37. 37. Tamponade – swinging heart
  38. 38. Thrombosis - PE • Sensitivity of echo for detecting PEs of any severity – approx 60%. • However if your patient is unstable, an absence of echo evidence for RV overload/dysfunction can exclude a PE(*) • PE causing arrest • 2/3 pulmonary vascular bed obstructed •  sudden increase in afterload  dilation of right ventricle • On echo: • PLAX: Increase in RV diameter >30mm • A4CV: increase in area of RV as compared to LV to 90% • PSAX: D-shaped septum, paradoxical movement (*) Torbicki A, Perrier A, Konstantinides S, Agnelli G, Galie` N, Pruszczyk P, Bengel F, Brady AJ, Ferreira D, Janssens U et al. 2008 Guidelines on the diagnosis and management of acute pulmonary embolism: the Task Force for the diagnosis and management of acute pulmonary embolism of the European Society of Cardiology (ESC). European Heart Journal 29 2276–2315.
  39. 39. PE Echo features 1. Echo dense thrombus – in RA or RV, IVC or pulmonary artery 2. RV strain • Dilated RV • Poorly contracting RV • Reduced TAPSE • Hyperdynamic LV • RV free wall hypokinesis 3. RV overload • D-shaped ventricle • Dilated non-collapsing IVC
  40. 40. RV dilation
  41. 41. PE Echo features
  42. 42. The icing on the cake
  43. 43. The icing on the cake
  44. 44. Thrombosis: Cardiac • Assess for regional wall abnormalities
  45. 45. https://www.ultrasoundoftheweek.com/uotw-36-answer/ Global hypokinesis Wall motion abnormalities, worse in septal + apical segments
  46. 46. Cath lab: 100% ostial LAD lesion
  47. 47. WHEN DO WE STOP CPR?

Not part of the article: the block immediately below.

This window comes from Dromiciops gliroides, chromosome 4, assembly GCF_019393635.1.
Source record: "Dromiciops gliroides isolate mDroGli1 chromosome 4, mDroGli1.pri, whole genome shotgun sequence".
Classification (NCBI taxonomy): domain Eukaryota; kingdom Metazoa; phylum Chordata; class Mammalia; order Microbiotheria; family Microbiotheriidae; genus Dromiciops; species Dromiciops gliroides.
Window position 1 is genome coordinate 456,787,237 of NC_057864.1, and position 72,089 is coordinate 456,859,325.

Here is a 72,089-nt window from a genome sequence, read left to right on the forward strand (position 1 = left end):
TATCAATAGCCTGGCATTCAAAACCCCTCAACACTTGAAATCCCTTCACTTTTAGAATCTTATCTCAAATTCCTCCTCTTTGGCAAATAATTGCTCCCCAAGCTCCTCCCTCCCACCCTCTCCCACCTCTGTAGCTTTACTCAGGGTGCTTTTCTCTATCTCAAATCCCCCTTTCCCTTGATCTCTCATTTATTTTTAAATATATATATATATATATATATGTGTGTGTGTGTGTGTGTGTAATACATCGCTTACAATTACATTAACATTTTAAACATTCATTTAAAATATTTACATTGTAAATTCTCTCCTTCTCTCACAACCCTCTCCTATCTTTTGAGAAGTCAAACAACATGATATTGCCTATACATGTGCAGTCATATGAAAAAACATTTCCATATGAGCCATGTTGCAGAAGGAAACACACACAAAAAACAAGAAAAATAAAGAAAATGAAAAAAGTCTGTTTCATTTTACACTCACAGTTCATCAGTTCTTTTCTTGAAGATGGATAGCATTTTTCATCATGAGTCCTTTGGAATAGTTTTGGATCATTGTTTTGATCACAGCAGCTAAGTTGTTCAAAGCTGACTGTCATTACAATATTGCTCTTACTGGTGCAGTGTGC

48. 48. References 1. Carbonatto G. Point of Care Ultrasound Module 6: Echo. Lecture presented at; 2018; Sydney University Medical School. 2. Beraud A, Burkett T. Introduction to transthoracic echocardiography [Internet]. Koninklijke Philips; 2015 [cited 15 August 2018]. Available from: http://viewer.zmags.com/publication/3c9e5062#/3c9e5062/1 3. ANZCOR Adult Cardiorespiratory Arrest Flowchart [Internet]. Australian Resuscitation Council. 2016 [cited 15 August 2018]. Available from: https://resus.org.au/guidelines/flowcharts-3/ 4. Zafiropoulos A, Asrress K, Redwood S, Gillon S, Walker D. CRITICAL CARE ECHO ROUNDS: Echo in cardiac arrest. Echo Research and Practice. 2014;1(2):D15-D21. 5. Neskovic A, Hagendorff A, Lancellotti P, Guarracino F, Varga A, Cosyns B et al. Emergency echocardiography: the European Association of Cardiovascular Imaging recommendations. European Heart Journal - Cardiovascular Imaging. 2012;14(1):1-11. 6. Breitkreutz R, Walcher F, Seeger F. Focused echocardiographic evaluation in resuscitation management: Concept of an advanced life support–conformed algorithm. Critical Care Medicine. 2007;35(Suppl):S150-S161. 7. 7. Bystrzycki A. Ultrasound Village: ED Basic Echo - where does it fit? [Internet]. 2017 [cited 15 August 2018]. Available from: https://www.youtube.com/watch?v=125wM8DrbNI 8. 8. Carbonatto G. Sepsis – Critical Care Sonography [Internet]. Criticalcare-sonography.com. 2016 [cited 15 August 2018]. Available from: https://www.criticalcare-sonography.com/2016/09/15/sepsis/ 9. UOTW #36 Answer - Ultrasound of the Week [Internet]. Ultrasound of the Week. 2015 [cited 15 August 2018]. Available from: https://www.ultrasoundoftheweek.com/uotw-36-answer/ 10. 10. Thavanathan R, Hoang R. Look Deep Inside Yourself: Echo in Cardiac Arrest - EMOttawa [Internet]. EMOttawa. 2017 [cited 15 August 2018]. Available from: https://emottawablog.com/2017/09/look-deep-inside-yourself-echo-in-cardiac-arrest/ 11. Tibballs, J., & Russell, P. (2017). Reliability of pulse palpation by healthcare personnel to diagnose paediatric cardiac arrest. Resuscitation, 80(1), 61–64 12. Ochoa, F. J., Ramalle-Gómara, E., Carpintero, J. ., Garcı́a, A., & Saralegui, I. (1998). Competence of health professionals to check the carotid pulse. Resuscitation, 37(3), 173–175 13. 11. Long B, Alerhand S, Maliel K, Koyfman A. Echocardiography in cardiac arrest: An emergency medicine review. American Journal of Emergency Medicine. 2018;36:488-493. 14. 12. Blyth L, Atkinson P, Gadd K, Lang E. Bedside Focused Echocardiography as Predictor of Survival in Cardiac Arrest Patients: A Systematic Review. Academic Emergency Medicine. 2012;19(10):1119-1126.